Thailand must stop using the lèse majesté law to criminalize freedom of expression, Amnesty International said today as the US Ambassador to the country faced a police investigation for alleged defamation of members of the Thai royal family.
Glyn Davies has been accused of alleged lèse majesté offences over comments he made last month expressing concern at the lengthy jail sentences handed down to those convicted of breaking Thailand’s royal defamation law.
“The authorities’ vicious application of the lèse majesté law has left dozens of individuals in jail for the peaceful exercise of their rights, with some facing military trials without the right of appeal,” said Audrey Gaughran, Amnesty International’s Senior Director of Research.
“The fact that allegations of lèse majesté can be made for raising legitimate concerns highlight the current absurd extremes of Thailand’s restrictions on freedom of expression.”
Anyone can file a lèse majesté complaint in Thailand even though there are no public guidelines on what constitutes an offence. The police report that they are obliged to investigate each complaint, and any police officer who fails to act upon a complaint may themselves be deemed to be breaking the lèse majesté law.
Thailand’s Penal Code states that whoever “defames, insults or threatens” the King, the Queen, the Heir apparent or the Regent” is liable to be punished with a minimum of three years’ and maximum of 15 years’ imprisonment.
Prisoners convicted of lèse majesté are treated as though they have committed serious security offences. Two lèse majesté suspects died in October and November this year in a temporary military detention centre for national security cases, where they were held without proper detention safeguards.
Glyn Davies, who took up the post of US Ambassador last month, raised concerns about Thailand’s application of the lèse majesté law during a talk at the Foreign Correspondents' Club of Thailand on 25 November 2015.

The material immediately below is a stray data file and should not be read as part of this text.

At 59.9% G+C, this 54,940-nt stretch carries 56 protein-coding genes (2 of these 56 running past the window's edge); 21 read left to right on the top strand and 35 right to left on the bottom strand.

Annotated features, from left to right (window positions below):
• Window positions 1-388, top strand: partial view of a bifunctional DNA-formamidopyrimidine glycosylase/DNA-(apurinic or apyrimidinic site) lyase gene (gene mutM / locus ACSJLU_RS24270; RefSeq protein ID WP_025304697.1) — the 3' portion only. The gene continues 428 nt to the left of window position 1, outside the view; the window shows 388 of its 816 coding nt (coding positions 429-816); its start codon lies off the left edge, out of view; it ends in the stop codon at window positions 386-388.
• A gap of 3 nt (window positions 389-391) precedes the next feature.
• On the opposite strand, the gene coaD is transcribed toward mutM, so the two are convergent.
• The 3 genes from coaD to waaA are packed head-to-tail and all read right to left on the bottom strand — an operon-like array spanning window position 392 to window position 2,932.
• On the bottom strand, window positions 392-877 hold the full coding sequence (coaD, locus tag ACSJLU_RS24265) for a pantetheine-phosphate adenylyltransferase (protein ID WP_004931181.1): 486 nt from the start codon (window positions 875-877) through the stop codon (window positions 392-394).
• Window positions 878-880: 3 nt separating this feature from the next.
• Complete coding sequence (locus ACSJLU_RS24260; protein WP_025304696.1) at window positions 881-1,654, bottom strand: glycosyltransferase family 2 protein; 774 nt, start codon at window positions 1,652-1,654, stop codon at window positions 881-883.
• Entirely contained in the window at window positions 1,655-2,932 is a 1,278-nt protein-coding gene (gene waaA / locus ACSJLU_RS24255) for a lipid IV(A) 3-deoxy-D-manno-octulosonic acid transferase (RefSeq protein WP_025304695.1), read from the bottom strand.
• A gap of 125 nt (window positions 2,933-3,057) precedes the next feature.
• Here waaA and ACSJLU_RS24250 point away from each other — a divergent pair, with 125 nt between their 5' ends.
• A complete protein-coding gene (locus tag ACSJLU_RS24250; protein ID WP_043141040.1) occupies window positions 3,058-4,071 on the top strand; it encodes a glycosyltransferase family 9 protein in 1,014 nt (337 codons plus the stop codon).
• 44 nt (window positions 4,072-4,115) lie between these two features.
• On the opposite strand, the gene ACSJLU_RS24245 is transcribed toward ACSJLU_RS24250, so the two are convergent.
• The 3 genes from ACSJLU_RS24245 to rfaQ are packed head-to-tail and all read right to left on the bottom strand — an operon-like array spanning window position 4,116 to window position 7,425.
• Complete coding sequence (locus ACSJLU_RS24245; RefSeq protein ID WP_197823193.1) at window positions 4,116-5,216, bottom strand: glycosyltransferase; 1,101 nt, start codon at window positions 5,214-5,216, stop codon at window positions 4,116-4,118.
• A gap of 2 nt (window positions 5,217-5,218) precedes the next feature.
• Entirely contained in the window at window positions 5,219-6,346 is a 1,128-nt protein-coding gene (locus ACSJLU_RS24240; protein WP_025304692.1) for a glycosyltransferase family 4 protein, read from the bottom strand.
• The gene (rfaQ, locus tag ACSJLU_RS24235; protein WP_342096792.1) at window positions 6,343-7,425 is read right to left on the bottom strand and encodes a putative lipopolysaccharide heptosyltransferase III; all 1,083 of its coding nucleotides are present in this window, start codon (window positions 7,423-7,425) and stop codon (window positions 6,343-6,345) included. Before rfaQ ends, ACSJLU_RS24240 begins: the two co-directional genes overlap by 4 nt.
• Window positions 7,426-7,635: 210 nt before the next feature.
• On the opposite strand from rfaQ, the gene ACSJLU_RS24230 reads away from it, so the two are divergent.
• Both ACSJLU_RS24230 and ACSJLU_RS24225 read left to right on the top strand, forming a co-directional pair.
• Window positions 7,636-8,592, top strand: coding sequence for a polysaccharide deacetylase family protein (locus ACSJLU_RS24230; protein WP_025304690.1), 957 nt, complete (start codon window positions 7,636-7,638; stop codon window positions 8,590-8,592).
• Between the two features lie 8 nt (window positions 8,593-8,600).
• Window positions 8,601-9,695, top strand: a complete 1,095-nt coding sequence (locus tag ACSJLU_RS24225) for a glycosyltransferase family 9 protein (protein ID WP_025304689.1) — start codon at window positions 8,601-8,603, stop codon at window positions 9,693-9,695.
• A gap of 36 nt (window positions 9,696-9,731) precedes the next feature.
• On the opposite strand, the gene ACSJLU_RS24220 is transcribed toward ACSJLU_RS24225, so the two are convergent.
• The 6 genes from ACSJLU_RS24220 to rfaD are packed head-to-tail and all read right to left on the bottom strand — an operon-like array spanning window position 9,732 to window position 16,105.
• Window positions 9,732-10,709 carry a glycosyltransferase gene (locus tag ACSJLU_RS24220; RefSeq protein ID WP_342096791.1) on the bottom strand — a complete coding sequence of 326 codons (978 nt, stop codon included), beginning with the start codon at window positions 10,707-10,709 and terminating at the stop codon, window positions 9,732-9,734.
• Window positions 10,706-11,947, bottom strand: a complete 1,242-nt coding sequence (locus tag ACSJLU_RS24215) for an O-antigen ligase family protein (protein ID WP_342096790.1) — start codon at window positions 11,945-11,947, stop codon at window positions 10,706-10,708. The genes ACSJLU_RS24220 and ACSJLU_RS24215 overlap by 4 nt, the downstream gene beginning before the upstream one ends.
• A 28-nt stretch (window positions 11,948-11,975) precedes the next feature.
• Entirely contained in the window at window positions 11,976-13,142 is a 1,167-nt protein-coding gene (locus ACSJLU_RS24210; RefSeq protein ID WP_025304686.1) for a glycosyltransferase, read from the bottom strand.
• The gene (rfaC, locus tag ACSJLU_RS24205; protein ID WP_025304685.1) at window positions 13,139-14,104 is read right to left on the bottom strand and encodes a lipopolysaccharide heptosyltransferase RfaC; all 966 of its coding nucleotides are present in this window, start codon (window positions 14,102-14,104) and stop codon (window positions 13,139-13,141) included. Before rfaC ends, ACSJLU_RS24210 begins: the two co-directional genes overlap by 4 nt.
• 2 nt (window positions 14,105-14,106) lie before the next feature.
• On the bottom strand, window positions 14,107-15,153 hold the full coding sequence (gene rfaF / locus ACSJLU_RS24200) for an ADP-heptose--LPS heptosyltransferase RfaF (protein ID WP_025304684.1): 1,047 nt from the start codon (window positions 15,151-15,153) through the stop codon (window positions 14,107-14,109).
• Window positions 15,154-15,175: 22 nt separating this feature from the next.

“The fact that the case against Glyn Davies has even entered the criminal justice system shows the shocking state of freedom of expression in Thailand, where citizens can face prosecution and many years in prison for any manner of innocuous ‘offences’ under this vaguely defined law,” said Audrey Gaughran.
“Defamation must not be the subject of criminal laws. The Thai authorities should repeal or amend this law to meet their international obligations on freedom of expression, and drop all charges against and release those individuals penalized for their peaceful exercise of this right.”
Since Thailand’s military government took power in a coup d’etat in May 2014, an unprecedented number of people have been charged and convicted under the lèse majesté law.
The provision for others to file complaints on behalf of the King and his family provides opportunities for the law to be misused for personal or political purposes and has also led to vigilante style policing and suppression of freedom of expression.
Trials of lèse majesté offenders have been shrouded in secrecy, with one anti-government activist describing the law to Amnesty International as “a convenient way to attack your opponents”.